A waterfall in the crawlspace – This house was about 15 years old. This was the 3rd person selling it. What you are looking at is the master shower that was NEVER connected to the home’s plumbing. It has been dumping shower water under the house since the day it was built. How many other inspectors missed this little gem because it was in a tight spot that took a bit of extra effort to get to? And do you know what I had to craw through to see it? Go on…tell me you’ve never peed in the shower.
NEW Insulation in the Attic – That is what the listing boasted. In fact, the buyer even commented to me on how this flipper (not the dolphin) did everything just right. I may be a bit cynical, but I have never seen a flipped house “done right.” When I climbed through the tiny hole in the ceiling to get into the attic I saw this pile of batt insulation (the worst possible choice for attic insulation, mind you). Well…in the sellers defense, there was new insulation in the attic, it just hasn’t been installed yet.
Leaning Crawlspace Tower of Pisa – Truth be told, I could make one of these post every week with the crap I find in crawlspaces alone. This beauty was in an old house, circa 1900. There were probably a dozen or so of these wonderfully crafted modern marvels scattered throughout. What do you say other than “Um…no.”
Air filters are important – Who doesn’t like clean, fresh air? The people who owned this house, that’s who. This was a 10yr old gas furnace that I don’t think has ever had a filter installed it. I was getting very little air flow out of it and when I took the unit apart I found this fan so clogged with crud it could barely draw the air through it.
Casting a shadow – It doesn’t hurt to turn off your ceiling fans every few years and wipe them down. The dust on the edge of this fan blade was nearly 3/4 inch thick. So fellas, the next time you start to catch heat about not pulling your weight in the house cleaning department, just show the them this pic and point out how it could always be worse.
My last and final picture is not of a house, but of a fortune cookie message I received a few weeks ago. It only took 30 years to get one that actually made sense.
I’ve got enough pictures to write a novel of funny, awful, and scary things I’ve found during my home inspections, and I’ve already started compiling my list for next time. I had record numbers in 2014 because of you and the trust you put in me. I love what I do, and I love helping people. Thank you for choosing ABI.
Another year older, one or two more gray hairs found, and a stack of pictures to choose from. It’s hard to whittle it down to just a handful, but I selected the top 10 problems found during home inspections this year.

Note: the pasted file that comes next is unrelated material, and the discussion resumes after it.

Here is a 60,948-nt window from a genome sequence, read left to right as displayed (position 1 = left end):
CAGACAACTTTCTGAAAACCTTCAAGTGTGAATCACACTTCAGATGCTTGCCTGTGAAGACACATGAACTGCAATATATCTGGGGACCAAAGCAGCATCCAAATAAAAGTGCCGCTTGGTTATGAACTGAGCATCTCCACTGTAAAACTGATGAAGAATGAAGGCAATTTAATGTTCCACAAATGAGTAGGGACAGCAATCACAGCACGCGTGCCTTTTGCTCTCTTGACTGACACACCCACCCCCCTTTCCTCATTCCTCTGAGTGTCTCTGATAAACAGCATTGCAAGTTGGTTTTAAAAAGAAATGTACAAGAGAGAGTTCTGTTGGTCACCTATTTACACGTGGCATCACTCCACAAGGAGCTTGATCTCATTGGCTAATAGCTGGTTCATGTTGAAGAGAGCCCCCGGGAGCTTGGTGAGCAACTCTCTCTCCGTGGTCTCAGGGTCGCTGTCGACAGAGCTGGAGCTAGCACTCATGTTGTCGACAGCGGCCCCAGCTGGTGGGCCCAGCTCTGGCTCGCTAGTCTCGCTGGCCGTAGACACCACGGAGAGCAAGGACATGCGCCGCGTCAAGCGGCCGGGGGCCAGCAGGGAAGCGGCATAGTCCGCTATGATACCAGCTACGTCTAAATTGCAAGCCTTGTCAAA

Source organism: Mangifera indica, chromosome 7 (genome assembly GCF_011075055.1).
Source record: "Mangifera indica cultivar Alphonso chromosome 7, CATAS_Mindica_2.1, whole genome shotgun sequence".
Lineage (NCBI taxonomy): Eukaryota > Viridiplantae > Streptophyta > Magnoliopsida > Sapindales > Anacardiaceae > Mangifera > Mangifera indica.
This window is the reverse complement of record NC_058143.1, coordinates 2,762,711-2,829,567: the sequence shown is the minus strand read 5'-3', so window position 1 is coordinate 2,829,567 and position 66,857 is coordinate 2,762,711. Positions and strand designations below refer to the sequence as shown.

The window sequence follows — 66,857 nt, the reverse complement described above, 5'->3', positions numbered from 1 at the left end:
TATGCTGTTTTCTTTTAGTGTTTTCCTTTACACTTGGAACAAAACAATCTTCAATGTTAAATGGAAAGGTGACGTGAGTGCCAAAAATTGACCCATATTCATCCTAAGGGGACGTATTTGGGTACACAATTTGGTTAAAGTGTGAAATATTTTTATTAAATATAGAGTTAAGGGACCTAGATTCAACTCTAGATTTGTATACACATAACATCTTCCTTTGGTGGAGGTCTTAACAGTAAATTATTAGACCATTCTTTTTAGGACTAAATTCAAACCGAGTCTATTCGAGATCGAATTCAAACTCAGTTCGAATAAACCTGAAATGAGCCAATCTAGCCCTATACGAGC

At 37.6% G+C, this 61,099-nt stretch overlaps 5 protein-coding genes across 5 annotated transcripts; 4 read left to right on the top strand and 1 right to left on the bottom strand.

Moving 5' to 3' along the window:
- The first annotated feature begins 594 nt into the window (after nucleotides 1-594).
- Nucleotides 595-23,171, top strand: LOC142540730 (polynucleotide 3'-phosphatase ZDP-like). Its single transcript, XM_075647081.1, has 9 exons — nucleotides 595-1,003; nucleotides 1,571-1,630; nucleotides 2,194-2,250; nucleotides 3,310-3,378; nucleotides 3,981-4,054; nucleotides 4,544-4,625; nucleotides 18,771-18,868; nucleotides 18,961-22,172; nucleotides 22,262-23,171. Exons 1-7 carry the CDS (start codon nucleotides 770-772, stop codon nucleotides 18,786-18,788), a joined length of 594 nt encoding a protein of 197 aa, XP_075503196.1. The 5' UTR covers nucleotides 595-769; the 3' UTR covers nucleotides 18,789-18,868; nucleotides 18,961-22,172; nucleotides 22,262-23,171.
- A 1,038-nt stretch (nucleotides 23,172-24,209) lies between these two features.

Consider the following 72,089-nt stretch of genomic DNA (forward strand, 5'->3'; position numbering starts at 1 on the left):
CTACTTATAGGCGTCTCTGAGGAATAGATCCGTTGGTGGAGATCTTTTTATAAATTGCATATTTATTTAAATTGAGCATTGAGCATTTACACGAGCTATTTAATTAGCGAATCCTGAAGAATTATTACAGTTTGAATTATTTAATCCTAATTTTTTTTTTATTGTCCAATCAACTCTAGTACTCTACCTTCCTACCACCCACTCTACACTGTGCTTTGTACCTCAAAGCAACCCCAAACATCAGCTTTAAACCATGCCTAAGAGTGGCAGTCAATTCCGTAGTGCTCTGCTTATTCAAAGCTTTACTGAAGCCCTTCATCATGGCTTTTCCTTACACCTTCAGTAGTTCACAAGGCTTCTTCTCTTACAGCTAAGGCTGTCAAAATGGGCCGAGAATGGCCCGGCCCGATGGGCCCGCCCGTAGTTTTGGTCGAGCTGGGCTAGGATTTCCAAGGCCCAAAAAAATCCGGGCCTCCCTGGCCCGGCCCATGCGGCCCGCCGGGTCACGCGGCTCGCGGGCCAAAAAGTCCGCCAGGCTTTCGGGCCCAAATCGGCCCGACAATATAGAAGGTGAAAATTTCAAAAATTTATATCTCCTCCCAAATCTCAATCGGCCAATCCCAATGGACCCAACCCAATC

A Cold Fireplace – This is a picture from a one year old home. The owners paid extra to have a vented gas fireplace insert installed. What they didn’t realize is they would be paying extra on their heat bill forever because of it. You can see through the eye of my thermal imaging camera that the lower section of the insert was not insulated or air sealed. It’s constantly letting cold in air. The room temp was 68, the outside air was 17. This is why thermal imaging home inspections are awesome. It put visual reasoning to a problem you can feel. This problem is fixable, but it would requiring removing the mantle and fireplace to air seal/insulate the back wall.
Structural Window – Ok, there is no such thing, but this window in this custom garage is acting as one. The owners of this two month old custom built garage called me when they started to have trouble with water leaking in. I came out to find what the water problem was. I did, and found this beauty as well. Whenever we have masonry spanning the top of a window or door or opening, there should be a piece of steel installed above the window, called a lintel. This L shaped support is what holds everything up in the air. These concrete blocks are resting on the window frame only. No steel. Only water leakage.
Flooded Crawlspace – There is not much I won’t do for my clients. I have been bitten and stung. I have crawled through dead animals, piles of poop, puddles of pee, and everything you can imagine to get the low down on a house. But I drew the line with this crawlspace. I took one look in there with the exposed and flooded electrical lines and “noped it.” The buyer just laughed and said “I don’t blame you.”
Rotting Creatures – In keeping with the creepy, nasty crawlspace theme; one day I turned the corner and stumbled across this guy. I think it used to be a possum at one time. It may not seem too bad now, but imagine yourself in a dark, wet crawlspace. You’re crawling on your belly, turn the corner and find this dude 6 inches from your face. It’s a bit startling. Oh, and wet, decomposing hair smelled great!
See Through Drain – Ever wondered what your bathroom sink drain looks like? Yeah, me neither. But if by some chance you do….wonder no more. This thing is flat out gross. It was almost like a lava lamp for hair and dead skin cells.
So there is the first five. It’s tough picking a top ten with thousands of pictures to choose from for sure, but you can see part two here- ABI Home Inspection – Best of 2014 Part 2
I got a phone call this week from a listing agent about a home I inspected a few days prior. Now, getting phone calls from Realtors that have questions about a particular item on a home inspection report is nothing out of the ordinary. But this call was different. This guy was angry. He was angry that the buyer had decided to not purchase the house based on my findings during the home inspection. Again, this is nothing out of the norm; it happens. It was the way this particular Realtor came at me that made the conversation memorable.
The Bat-Phone Rings.
Me: ABI, this is Ben speaking.
Realtor: Yes, this is David (names have been changed to protect the not-so-innocent) with [some national company]. You inspected one of my listings a few days ago and I had a few questions.
Me: Sure David, fire away.